Our nation’s aviation system is a complex and valuable part of the U.S. economy. As a commercial-rated pilot and airplane owner, I
use our National Airspace System (NAS) on a regular
basis. I’m also a consultant to the unmanned aircraft
industry. So, I have a personal interest in a future that
includes safe, unmanned aircraft operations.
To me, it is fascinating how valuable unmanned
aircraft systems (UASs) can and will be to the economy
... and they use our airspace to generate that value. Yet,
they also can be quite a challenge to our safety and
security. While mid-air collisions certainly come to
mind, UASs also can be used for nefarious purposes.
Spying and delivering dangerous packages that can hurt
American citizens are possibilities as well.
Let’s take a look at some of the main security risks,
challenges and value that UASs offer.
Security risks and challenges:
■ ■ UASs can deliver dangerous packages
■ ■ UASs can fly sensors inexpensively and can be used
for spying and/or violating privacy
■ ■ UASs can pose a safety threat to manned aircraft
Value and solutions:
■ ■ FAA is working to deliver a safe manned/unmanned
NAS environment to minimize some of these risks
■ ■ UASs can enhance security and safety when
properly used by law enforcement and can be used in
industries such as agriculture
■ ■ In many respects, the challenges posed by UASs
are no different than the challenges posed by the
introduction of other new technologies
One of the most disturbing potential risks is the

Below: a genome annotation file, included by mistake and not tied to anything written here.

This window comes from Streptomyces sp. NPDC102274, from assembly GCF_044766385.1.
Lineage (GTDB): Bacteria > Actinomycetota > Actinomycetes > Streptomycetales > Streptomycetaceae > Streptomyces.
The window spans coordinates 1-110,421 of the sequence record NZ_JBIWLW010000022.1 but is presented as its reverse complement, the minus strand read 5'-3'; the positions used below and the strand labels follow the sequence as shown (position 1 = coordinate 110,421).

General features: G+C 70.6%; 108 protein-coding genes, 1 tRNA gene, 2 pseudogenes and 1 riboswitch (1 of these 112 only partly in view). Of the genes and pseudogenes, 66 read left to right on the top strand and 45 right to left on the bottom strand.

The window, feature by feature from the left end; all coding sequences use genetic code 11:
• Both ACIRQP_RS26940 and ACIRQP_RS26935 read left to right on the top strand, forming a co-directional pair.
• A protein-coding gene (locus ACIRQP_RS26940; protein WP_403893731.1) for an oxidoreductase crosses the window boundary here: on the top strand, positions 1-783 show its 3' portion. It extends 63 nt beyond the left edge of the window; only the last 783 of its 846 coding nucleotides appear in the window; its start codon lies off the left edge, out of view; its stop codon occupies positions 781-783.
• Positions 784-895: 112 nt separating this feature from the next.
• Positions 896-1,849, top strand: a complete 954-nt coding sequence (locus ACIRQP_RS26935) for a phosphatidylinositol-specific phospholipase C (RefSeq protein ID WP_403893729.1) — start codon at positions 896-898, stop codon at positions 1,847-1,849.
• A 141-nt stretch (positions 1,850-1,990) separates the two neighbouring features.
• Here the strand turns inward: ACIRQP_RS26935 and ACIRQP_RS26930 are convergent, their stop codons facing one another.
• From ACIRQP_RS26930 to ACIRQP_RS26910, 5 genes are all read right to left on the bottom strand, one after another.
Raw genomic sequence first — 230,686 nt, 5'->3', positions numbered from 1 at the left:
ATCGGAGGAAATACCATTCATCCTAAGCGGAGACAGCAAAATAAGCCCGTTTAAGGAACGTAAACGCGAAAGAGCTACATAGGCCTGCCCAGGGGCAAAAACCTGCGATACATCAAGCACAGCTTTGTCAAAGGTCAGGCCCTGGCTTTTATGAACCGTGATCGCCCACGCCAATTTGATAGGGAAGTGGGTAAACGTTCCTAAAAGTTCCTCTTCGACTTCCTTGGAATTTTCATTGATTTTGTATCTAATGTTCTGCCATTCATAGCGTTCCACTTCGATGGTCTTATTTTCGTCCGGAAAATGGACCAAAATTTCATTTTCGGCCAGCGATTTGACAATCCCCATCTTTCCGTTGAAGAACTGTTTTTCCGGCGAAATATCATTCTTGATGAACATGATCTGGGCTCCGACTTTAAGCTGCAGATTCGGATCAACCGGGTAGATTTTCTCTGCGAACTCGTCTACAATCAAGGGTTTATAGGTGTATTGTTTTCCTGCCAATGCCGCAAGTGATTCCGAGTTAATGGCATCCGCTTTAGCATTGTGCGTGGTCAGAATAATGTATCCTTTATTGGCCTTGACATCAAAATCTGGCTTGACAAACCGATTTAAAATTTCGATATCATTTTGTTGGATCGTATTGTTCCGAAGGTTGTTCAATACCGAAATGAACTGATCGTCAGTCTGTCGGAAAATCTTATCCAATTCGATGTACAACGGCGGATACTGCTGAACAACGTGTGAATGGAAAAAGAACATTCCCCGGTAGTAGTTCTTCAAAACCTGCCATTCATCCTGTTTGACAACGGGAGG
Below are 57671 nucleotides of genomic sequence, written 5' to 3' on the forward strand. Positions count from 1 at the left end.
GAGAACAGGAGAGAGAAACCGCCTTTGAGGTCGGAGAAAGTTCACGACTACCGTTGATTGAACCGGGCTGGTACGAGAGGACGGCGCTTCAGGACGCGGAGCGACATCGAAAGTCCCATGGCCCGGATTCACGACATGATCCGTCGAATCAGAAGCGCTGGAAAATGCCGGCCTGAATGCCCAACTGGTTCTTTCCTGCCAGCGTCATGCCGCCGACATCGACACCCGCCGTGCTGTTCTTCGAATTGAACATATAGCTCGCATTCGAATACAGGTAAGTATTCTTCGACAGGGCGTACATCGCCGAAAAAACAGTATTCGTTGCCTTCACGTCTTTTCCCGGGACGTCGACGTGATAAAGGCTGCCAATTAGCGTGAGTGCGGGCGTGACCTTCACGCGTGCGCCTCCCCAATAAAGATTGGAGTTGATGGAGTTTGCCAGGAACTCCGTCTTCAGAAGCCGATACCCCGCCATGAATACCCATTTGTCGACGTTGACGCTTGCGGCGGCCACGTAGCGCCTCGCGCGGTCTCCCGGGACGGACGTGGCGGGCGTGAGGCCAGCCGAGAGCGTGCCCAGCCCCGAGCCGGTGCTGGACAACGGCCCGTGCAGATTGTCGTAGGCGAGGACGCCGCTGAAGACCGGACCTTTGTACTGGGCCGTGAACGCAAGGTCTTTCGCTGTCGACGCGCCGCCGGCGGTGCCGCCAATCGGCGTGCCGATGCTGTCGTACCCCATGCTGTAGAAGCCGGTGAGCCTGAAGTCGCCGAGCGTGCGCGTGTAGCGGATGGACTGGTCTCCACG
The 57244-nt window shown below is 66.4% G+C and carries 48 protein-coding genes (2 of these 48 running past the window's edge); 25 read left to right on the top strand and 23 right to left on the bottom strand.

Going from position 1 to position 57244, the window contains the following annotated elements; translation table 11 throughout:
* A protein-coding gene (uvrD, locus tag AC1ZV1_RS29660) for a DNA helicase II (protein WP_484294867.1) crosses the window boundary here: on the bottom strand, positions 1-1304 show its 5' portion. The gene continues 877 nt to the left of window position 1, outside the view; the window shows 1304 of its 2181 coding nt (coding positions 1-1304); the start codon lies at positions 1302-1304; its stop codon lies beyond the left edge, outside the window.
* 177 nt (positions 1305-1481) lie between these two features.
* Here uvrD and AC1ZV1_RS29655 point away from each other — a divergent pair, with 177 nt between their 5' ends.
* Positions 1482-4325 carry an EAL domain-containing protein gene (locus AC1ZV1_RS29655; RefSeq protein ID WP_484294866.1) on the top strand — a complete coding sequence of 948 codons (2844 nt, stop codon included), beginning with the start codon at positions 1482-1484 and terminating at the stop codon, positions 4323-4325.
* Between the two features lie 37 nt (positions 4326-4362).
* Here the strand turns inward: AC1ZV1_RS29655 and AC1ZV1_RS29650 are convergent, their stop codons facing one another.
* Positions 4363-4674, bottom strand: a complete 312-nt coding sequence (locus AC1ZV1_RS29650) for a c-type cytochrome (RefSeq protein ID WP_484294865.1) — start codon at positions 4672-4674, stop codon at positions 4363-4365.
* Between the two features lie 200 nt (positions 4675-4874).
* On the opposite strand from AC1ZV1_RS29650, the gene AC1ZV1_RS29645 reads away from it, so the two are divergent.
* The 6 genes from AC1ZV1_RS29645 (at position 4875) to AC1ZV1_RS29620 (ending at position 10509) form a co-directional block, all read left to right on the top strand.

ability of a UAS to deliver dangerous packages such as
explosives and/or chemicals and disease agents. Just
imagine what a 50-pound bomb could do at a national
event like the Super Bowl or the 4th of July celebration
on the Mall in our nation’s capital. UASs are not easy to
detect, and the smaller ones easily could be carried in
the trunk of a car, hand assembled and launched, then
programmed to fly to a specific point.
Technically, this would be easy to do, and the effect
could be devastating. This idea is not new, however.
Humans have had unmanned aircraft almost since
the invention of airplanes, and Germany used the
unmanned V- 1 buzz bomb to attack Britain in World
Another challenge is the ability of unmanned aircraft
to fly miniature sensors that can be used for spying. For
issues like privacy and spying, it is not the platform that
delivers this capability, but the sensors and electronics.
Why is it such a big issue now? It’s because sensors
rapidly have become so inexpensive, lightweight and
small that even the tiniest UAS can deliver exceptional
capability. This point came home to me when I was
introduced to a quad helicopter costing about $300 at a
local toy store. It had a radar altimeter onboard which,
in the 1970s, cost hundreds of thousands of dollars on
military jets. Now this device costs only a fraction of
the $300 cost of the quad helo. Amazing! A large variety
of sensors exist that can detect heat, visual, vibration,
electromagnetic fields and more.
The third major risk is safety — the potential for
collisions between manned and unmanned aircraft.
This topic has made the national news several times
recently, as unmanned aircraft have come dangerously
close to commercial aircraft at some of our biggest
airports. This challenge has increased dramatically
A Benefit and Security
Challenge at our
BY STAN VANDERWERF